Robots might soon be clothed in human flesh
Tissue engineering normally means cultivating sheets of cells within large, sterile tanks. Sounds an efficient enough method, but the tanks, according to Oxford University biomedical researchers, “fail to mimic the real mechanical environment for cells”. In other words, they don’t and can’t stimulate the same stresses that cells encounter inside the human body, preventing “the fabrication of clinically relevant grafts”, or useful human tissue. Enter the stuff of nightmares – a humanoid cloaked in human tissue, which could be used to harvest muscle and tendon grafts.
This might sound like I’ve unearthed a long-lost sequel to Frankenstein, but Pierre-Alexis Mouthuy and Professor Andrew Carr, writing in Science Robotics, believe we already have the technology to make this a reality. They advise the production of a “humanoid-bioreactor system”, which sports “structures, dimensions, and mechanics similar to those of the human body”.
These humanoid-bioreactor systems would essentially be precursors to what the academics deem “biohybrid humanoids”; a professional term for flesh-ridden robots. The metallic skeleton would be encased in, you guessed it, human tissue. As alarming as the proposed endeavour sounds, it could prove pivotal in tackling musculoskeletal tissue disorders, which are on the rise in aging populations. Mouthuy and Carr point not only to the health risks these disorders pose – including tissue failure in tendons, ligaments, and bone – but also the social and economic burden of supporting sufferers.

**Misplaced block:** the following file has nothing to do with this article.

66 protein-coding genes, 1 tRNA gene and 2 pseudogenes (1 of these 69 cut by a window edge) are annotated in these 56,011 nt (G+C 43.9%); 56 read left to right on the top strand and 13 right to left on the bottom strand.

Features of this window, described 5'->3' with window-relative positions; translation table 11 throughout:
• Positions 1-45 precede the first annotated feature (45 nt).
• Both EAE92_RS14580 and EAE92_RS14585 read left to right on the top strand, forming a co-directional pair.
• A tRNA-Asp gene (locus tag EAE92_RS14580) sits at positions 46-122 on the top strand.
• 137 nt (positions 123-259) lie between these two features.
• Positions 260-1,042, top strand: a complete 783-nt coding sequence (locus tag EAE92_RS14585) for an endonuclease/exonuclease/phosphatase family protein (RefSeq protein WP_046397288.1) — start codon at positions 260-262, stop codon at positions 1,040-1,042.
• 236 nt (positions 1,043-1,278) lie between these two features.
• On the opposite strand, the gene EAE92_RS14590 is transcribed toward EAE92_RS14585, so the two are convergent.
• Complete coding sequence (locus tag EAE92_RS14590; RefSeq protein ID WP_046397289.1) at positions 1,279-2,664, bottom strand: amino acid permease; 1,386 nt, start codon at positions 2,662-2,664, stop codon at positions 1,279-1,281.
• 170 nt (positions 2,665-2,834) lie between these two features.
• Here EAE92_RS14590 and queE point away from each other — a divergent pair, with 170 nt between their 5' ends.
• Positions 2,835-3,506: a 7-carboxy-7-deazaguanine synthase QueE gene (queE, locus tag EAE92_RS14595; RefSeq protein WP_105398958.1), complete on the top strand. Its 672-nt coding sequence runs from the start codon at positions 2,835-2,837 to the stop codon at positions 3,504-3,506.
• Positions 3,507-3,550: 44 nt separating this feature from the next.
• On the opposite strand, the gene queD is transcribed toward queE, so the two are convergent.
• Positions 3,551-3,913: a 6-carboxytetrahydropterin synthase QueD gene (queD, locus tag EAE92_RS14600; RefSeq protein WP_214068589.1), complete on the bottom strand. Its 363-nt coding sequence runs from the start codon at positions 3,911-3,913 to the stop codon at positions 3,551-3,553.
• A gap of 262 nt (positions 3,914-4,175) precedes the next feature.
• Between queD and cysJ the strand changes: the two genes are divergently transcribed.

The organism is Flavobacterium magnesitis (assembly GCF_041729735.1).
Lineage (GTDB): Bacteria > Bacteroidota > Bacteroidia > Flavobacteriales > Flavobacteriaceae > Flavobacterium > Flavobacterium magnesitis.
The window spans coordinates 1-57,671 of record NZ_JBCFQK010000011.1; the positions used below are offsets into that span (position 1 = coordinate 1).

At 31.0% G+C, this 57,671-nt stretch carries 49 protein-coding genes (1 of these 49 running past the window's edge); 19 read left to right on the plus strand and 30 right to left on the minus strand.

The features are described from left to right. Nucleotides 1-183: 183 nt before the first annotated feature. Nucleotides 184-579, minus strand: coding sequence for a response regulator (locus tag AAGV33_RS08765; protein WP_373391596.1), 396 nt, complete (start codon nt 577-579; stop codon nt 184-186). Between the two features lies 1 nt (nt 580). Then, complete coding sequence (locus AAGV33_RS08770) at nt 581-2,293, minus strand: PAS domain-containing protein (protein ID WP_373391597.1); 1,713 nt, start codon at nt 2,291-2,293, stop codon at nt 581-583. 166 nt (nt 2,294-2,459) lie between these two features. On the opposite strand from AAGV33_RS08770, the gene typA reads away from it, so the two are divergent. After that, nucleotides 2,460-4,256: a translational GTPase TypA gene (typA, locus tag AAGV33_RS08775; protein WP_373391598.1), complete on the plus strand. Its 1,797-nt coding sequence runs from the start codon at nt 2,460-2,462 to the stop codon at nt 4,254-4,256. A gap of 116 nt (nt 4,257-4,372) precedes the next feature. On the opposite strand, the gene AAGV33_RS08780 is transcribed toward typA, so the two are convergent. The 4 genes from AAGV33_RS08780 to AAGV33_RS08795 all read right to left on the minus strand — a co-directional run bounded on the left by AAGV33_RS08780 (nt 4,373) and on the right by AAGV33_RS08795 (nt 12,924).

More advanced bioreactors are needed to accurately target the problem, the researchers argue; all in all, the evidence suggests that “mechanical stimulation in vitro should mimic stresses experienced by the tissues in vivo as closely as possible”. In other words, for robots to become a viable means of tissue harvesting, they must emulate the inner workings of the human body. “Advances in this field,” the pair write, “could lead to exciting applications across multiple disciplines”.
It’s a move that’s sure to split the scientific community (and public at large), with some heralding it a welcome innovation in regenerative medicine, and others preferring it confined to the works of Mary Shelley. Only time – and some pretty ghoulish experiments – will tell.
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